The U.S Equestrian Federation recently released their July hearing committee rulings, and three prominent hunter trainers were listed with suspensions and fines after positive tests for “gamma-aminobutyric acid in excess of normal physiological levels” in horses they trained.
Brigid Colvin, mother of top junior rider Tori Colvin, and Steven Rivetts received a seven-month suspension and $7,000 fine each after Betsee Parker’s Inclusive tested positive for GABA at the 2014 USHJA International Hunter Derby Championships (Ky.). USEF refers to Brigid and Rivetts as the horse’s trainers in the hearing committee report.
Tori rode the 12-year-old gelding to a third-placed finish overall after winning the classic round.
Brigid did not wish to speak with the Chronicle about the details of the case. Brigid’s suspension will run Sept. 1 through March 31, 2016, while Rivetts’ begins July 1 and ends Jan. 31, 2016.
In addition, Inclusive’s owner Parker must pay a $300 fine and return all prize money and prizes earned at that event.
“I had nothing to do with it, so I am appealing,” Brigid said. “I am in the process of going through the real courts to appeal because I’m very upset about this.”
Professional Thomas “Tommy” Serio was fined $8,000 and given an eight-month suspension after two horses he showed tested positive for GABA. Katie Chester’s Compass Rose was tested at the WEF 9 Worldwide Horse Show (Fla.) in March 2014, while Mr. and Mrs. J.W.Y. Martin’s Calvert was tested at the Upperville Colt and Horse Show (Va.) in June of the same year.
Serio’s suspension begins Dec. 1 and is scheduled to end July 31, 2016. Owners involved in those cases also have to return prize money and prizes won and pay a $300 fine each.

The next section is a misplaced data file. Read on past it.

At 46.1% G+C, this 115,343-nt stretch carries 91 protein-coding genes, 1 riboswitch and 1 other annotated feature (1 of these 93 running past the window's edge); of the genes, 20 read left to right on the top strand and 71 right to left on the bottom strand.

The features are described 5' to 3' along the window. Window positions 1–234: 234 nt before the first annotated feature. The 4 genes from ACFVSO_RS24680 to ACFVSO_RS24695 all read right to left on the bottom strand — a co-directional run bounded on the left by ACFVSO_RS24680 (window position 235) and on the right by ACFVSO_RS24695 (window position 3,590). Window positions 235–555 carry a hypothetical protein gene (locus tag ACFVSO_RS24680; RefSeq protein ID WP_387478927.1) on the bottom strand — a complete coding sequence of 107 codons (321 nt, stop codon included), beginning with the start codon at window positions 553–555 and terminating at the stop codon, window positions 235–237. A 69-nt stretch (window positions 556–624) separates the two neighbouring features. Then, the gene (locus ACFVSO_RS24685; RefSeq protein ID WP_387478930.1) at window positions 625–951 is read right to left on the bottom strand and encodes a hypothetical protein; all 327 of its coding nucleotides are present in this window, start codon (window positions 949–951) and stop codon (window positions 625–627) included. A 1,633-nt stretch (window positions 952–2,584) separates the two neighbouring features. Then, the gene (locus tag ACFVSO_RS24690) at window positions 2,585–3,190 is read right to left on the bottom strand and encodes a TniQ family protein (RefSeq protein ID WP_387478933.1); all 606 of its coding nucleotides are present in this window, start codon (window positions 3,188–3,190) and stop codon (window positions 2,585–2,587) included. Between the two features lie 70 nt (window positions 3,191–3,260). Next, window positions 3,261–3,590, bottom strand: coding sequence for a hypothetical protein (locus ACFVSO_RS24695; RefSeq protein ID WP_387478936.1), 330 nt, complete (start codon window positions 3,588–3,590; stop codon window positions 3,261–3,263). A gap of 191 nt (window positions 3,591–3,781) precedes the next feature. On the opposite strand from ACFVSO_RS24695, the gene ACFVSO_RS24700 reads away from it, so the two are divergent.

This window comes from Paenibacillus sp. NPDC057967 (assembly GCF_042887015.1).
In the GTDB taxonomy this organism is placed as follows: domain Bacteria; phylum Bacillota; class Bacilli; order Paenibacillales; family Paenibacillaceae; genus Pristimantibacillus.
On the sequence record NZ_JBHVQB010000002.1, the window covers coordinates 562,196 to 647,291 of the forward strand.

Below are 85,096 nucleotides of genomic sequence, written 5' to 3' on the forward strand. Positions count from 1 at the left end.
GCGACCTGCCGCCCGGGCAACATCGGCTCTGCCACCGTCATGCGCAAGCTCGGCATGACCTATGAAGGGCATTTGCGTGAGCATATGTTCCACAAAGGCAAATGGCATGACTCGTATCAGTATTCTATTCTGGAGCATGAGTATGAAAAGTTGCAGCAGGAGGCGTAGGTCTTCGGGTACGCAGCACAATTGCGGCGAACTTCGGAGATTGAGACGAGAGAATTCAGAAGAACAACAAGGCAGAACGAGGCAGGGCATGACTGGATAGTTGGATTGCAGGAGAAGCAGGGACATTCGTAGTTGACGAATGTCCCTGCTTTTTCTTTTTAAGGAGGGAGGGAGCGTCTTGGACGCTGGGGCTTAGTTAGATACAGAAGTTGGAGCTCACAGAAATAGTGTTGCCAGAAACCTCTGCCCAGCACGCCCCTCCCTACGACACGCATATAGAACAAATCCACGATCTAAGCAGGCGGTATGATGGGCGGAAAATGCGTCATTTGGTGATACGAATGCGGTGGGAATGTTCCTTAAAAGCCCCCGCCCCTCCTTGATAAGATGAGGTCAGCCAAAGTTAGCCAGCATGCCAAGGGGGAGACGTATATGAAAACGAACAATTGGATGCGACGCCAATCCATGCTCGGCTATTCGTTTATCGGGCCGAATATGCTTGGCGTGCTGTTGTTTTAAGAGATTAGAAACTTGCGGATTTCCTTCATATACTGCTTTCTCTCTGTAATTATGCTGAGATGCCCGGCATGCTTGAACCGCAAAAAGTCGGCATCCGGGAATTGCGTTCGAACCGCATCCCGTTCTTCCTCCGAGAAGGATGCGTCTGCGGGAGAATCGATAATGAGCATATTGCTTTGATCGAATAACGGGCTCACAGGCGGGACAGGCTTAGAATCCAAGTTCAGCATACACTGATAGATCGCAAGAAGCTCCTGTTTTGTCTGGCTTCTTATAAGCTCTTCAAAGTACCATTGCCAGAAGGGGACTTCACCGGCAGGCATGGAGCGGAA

Serio’s wife Kathy explained that as a representative for Adequan she receives numerous supplement samples and gave both horses the supplement Tranquility last year. The horses were not given the product on a show day. The website currently lists the product as “the ultimate mental health supplement.”
“I don’t use a lot of supplements,” she said. “The [year after I received the supplement] I was cleaning out the barn apartment and pulled it out and said, ‘Eh, it’s free, why don’t we just try it?’ It was for ulcers and to calm the gut and ease your horse. We tried it on a few horses, but I called [the company] first, and they said it was fine to use.”
When the Serios received word of Compass Rose’s positive test for GABA in late June 2014, they were shocked.
Kathy called the supplement company and was told that because her sample had been manufactured before February 2013, it had a GABA derivative in it. But by then it was too late to take the horses off of it, and Calvert’s test came back positive two months after his sample was taken. The company has since altered their formula for Tranquility so that it no longer contains GABA.
The Serios are upset about the difference in time it took to get back results from their horse’s drug tests and with how the USEF handled their case. Their request for a rehearing was denied, so they are currently appealing with the help of a lawyer.